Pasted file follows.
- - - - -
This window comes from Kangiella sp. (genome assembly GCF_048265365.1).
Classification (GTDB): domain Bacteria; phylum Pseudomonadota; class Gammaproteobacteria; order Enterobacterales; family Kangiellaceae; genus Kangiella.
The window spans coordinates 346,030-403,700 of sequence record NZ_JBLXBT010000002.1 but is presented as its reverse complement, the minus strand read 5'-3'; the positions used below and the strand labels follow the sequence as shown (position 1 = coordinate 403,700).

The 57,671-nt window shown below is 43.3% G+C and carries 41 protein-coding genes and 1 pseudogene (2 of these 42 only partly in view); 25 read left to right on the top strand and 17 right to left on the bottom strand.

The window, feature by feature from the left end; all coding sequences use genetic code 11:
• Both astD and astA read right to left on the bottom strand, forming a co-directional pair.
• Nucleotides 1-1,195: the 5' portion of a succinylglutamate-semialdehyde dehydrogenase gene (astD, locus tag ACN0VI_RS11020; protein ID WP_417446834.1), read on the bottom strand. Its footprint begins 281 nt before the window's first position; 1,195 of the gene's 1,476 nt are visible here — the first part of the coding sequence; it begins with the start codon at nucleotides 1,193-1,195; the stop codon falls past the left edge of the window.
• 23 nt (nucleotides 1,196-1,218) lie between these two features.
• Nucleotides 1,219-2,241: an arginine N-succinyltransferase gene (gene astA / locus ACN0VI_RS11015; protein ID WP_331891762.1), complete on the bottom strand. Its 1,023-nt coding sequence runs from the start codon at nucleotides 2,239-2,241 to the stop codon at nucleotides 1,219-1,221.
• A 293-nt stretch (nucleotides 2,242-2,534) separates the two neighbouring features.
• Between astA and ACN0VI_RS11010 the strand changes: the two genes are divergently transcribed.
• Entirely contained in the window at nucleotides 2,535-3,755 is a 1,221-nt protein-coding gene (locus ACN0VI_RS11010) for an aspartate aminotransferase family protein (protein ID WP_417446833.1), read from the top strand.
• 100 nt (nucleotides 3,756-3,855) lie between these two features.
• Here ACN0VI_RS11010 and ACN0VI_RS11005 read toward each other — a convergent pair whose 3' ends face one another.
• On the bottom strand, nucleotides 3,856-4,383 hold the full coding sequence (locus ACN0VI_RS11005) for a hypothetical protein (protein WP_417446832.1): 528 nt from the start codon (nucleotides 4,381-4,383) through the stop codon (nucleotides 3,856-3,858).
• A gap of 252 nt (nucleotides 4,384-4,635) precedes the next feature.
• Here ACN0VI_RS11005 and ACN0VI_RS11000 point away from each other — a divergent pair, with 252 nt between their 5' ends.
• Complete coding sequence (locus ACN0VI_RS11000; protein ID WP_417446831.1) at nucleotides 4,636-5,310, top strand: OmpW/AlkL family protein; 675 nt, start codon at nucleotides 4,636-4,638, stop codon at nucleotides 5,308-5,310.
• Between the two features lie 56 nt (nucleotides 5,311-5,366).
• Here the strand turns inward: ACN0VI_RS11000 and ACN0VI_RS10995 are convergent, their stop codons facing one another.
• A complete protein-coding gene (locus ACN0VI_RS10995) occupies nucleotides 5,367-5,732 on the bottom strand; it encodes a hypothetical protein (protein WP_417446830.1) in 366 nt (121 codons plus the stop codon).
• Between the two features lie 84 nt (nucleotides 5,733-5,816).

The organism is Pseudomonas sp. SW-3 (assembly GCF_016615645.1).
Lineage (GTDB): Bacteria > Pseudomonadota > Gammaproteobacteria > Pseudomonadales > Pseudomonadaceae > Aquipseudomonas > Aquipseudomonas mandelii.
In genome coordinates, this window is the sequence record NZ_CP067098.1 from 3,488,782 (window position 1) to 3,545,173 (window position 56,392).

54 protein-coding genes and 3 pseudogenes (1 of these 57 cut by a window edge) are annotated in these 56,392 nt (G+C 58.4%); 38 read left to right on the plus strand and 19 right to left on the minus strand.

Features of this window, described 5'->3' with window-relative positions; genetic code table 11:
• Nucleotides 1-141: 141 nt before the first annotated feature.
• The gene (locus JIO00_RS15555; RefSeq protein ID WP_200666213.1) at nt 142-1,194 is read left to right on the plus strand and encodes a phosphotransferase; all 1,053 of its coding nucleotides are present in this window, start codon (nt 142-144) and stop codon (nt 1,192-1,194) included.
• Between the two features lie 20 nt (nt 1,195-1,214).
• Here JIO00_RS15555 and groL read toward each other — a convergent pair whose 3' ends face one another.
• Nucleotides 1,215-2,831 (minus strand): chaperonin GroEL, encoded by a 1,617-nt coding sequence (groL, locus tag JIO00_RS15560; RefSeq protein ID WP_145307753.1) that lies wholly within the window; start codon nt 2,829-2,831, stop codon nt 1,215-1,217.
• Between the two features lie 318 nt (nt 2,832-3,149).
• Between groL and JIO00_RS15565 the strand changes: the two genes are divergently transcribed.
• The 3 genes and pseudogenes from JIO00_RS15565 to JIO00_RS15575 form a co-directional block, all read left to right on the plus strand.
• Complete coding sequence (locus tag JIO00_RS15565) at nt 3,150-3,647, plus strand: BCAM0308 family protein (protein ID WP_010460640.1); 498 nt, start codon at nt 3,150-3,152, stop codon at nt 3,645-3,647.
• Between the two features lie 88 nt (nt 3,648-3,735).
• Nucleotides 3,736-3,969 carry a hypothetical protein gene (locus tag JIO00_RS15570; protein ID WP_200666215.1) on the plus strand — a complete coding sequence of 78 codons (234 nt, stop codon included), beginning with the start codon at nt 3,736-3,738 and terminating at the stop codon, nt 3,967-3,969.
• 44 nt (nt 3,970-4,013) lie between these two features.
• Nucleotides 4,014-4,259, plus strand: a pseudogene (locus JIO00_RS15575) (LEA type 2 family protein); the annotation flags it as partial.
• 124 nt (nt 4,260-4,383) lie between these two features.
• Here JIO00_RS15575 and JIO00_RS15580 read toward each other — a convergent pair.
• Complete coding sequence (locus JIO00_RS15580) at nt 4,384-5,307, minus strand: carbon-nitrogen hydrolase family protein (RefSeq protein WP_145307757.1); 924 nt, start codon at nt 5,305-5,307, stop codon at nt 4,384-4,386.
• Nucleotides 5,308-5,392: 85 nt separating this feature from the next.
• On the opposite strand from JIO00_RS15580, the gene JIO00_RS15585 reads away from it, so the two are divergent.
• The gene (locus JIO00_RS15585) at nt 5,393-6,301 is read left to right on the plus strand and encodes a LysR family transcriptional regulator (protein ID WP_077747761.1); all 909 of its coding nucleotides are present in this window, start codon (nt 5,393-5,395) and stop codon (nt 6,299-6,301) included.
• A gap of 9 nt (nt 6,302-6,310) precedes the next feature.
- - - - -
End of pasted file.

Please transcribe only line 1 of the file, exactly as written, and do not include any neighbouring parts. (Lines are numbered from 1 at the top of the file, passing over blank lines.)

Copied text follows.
This window comes from Kangiella sp. (genome assembly GCF_048265365.1).